After an ill-spent youth he entered public life, and was elected tribune of the people in 52, the year in which Clodius was killed in a street brawl by the followers of Milo. Sallust was opposed to Milo and to Pompey's party and to the old aristocracy of Rome.
From the first he was a decided partisan of Caesar, to whom he owed such political advancement as he attained. In 50 he was removed from the senate by the censor Appius Claudius Pulcher on the ground of gross immorality, the real reason probably being his friendship for Caesar. In the following year, no doubt through Caesar's influence, he was reinstated and appointed quaestor.
In 46 he was praetor, and accompanied Caesar in his African campaign, which ended in the decisive defeat of the remains of the Pompeian party at Thapsus. As a reward for his services, Sallust was appointed governor of the province of Numidia. In this capacity he was guilty of such oppression and extortion that only the influence of Caesar enabled him to escape condemnation. On his return to Rome he purchased and laid out in great splendour the famous gardens on the Quirinal known as the Horti Sallustiani.
He now retired from public life and devoted himself to historical literature. His account of the Catiline conspiracy (De conjuratione Catilinae or Bellum Catilinarium) and of the Jugurthine War (Bellum Jugurthinum) have come down to us complete, together with Fragments of his larger and most important work (Historiae), a history of Rome from 78-67, intended as a continuation of L. Cornelius Sisenna's work. The Catiline Conspiracy (his first published work) contains the history of the memorable year 63. Sallust adopts the usually accepted view of Catiline, and describes him as the deliberate foe of law, order and morality, without attempting to give any adequate explanation of his views and intentions. Catiline, it must be remembered, had supported the party of Sulla, to which Sallust was opposed. There may be truth in Mommsen's suggestion that he was particularly anxious to clear his patron Caesar of all complicity in the conspiracy.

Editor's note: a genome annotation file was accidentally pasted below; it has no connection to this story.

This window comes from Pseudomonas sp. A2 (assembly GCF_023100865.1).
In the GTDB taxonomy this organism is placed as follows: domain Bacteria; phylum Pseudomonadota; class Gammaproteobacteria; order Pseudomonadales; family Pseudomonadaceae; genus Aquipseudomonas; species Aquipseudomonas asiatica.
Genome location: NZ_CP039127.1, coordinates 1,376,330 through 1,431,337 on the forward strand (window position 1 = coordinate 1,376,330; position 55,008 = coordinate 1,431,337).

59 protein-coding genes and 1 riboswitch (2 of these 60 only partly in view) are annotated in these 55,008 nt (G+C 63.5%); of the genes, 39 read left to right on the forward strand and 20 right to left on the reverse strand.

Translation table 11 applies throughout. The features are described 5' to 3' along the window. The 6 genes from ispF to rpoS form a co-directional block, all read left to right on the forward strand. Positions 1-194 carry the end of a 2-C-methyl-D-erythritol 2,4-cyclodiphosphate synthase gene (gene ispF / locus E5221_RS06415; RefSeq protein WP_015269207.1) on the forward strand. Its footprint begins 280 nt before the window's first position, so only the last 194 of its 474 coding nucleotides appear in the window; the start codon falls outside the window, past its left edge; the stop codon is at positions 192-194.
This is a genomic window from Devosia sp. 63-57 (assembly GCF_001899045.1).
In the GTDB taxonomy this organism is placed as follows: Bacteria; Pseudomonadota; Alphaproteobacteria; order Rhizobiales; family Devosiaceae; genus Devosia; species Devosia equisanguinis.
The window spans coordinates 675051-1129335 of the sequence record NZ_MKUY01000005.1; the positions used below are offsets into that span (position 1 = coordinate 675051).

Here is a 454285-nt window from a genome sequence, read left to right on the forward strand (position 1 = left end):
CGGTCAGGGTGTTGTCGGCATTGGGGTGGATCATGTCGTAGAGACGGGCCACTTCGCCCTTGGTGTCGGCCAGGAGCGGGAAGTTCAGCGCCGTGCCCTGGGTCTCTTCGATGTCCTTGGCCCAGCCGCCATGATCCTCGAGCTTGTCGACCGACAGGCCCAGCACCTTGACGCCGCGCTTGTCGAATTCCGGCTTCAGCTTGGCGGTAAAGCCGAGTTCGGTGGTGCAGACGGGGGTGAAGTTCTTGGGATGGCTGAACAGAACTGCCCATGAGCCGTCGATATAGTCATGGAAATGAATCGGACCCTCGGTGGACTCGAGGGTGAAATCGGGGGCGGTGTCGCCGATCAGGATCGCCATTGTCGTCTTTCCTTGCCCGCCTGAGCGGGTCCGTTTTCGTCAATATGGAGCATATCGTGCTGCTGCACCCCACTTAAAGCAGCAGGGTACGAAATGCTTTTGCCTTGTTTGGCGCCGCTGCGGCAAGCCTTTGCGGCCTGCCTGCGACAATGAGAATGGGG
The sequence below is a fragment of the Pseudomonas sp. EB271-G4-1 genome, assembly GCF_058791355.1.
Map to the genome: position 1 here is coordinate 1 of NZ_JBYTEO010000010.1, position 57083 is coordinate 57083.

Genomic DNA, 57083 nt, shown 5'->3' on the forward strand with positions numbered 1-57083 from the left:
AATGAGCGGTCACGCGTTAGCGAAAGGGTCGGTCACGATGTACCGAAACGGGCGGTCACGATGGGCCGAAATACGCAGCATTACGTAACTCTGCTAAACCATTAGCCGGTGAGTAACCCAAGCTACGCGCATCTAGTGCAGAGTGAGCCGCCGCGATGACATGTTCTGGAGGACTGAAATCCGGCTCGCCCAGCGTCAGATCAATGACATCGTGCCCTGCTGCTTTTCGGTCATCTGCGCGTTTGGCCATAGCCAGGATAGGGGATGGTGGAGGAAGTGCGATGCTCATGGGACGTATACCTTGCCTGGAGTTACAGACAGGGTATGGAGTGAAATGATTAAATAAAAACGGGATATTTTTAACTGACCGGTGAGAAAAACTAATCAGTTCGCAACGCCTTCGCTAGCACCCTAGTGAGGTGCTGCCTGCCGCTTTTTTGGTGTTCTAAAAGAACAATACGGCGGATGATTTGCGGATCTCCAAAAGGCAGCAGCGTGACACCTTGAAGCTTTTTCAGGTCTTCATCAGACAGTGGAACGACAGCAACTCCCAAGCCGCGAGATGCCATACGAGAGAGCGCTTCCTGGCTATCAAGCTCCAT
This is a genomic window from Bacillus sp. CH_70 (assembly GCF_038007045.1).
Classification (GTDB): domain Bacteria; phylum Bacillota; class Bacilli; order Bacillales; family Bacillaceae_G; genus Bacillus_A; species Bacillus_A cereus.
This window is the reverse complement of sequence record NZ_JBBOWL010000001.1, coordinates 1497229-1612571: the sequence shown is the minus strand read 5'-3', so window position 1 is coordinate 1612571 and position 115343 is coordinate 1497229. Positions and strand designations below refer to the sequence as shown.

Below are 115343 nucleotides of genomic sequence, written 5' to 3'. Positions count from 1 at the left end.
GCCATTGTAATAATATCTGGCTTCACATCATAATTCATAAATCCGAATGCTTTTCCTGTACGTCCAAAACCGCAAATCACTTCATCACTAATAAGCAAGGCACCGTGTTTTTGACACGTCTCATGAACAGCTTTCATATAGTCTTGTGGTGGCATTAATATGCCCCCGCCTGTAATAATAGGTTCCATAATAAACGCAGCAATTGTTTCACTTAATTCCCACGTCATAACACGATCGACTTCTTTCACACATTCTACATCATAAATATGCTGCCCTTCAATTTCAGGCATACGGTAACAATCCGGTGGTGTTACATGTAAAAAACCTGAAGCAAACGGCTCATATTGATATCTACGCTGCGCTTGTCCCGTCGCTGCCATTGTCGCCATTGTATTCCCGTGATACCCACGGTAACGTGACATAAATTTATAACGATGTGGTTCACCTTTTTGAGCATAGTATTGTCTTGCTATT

Anyhow, the subject gave him the opportunity of showing off his rhetoric at the expense of the old Roman aristocracy, whose degeneracy he delighted to paint in the blackest colours. On the whole, he is not unfair towards Cicero. His Jugurthine War, again, though a valuable and interesting monograph, is not a satisfactory performance. We may assume that he had collected materials and put together notes for it during his governorship of Numidia. Here, too, he dwells upon the feebleness of the senate and aristocracy, too often in a tiresome, moralizing and philosophizing vein, but as a military history the work is unsatisfactory in the matter of geographical and chronological details.
The extant fragments of the Histories (some discovered in 1886) are enough to show the political partisan, who took a keen pleasure in describing the reaction against the dictator's policy and legislation after his death. The loss of the work is to be regretted, as it must have thrown much light on a very eventful period, embracing the war against Sertorius, the campaigns of Lucullus against Mithradates of Pontus, and the victories of the great Pompey in the East. Two letters (Duae epistolae de republica ordinanda), letters of political counsel and advice addressed to Caesar, and an attack upon Cicero (Invectiva or Declamatio in Ciceronem), frequently attributed to Sallust, are probably the work of a rhetorician of the first century AD, also the author of a counter-invective by Cicero. Sallust is highly spoken of by Tacitus (Annals, iii. 30); and Quintilian (ii. 5, x. i), who regards him as superior to Livy, does not hesitate to put him on a level with Thucydides.
On the whole the verdict of antiquity was favourable to Sallust as an historian. He struck out for himself practically a new line in literature, his predecessors having been little better than mere dry-as-dust chroniclers, whereas he endeavoured to explain the connexion and meaning of events, and was a successful delineator of character. The contrast between his early life and the high moral tone adopted by him in his writings was frequently made a subject of reproach against him, but there is no reason why he should not have reformed. In any case, his knowledge of his own former weaknesses may have led him to take a pessimistic view of the morality of his fellow-men, and to judge them severely. His model was Thucydides, whom he imitated in his truthfulness and impartiality, in the introduction of philosophizing reflections and speeches, and in the brevity of his style, sometimes bordering upon obscurity. His fondness for old words and phrases, in which he imitated his contemporary Cato, was ridiculed as an affectation; but it was just this affectation and his rhetorical exaggerations that made Sallust a favourite author in the 2nd century AD and later.
This entry was originally from the 1911 Encyclopedia Britannica.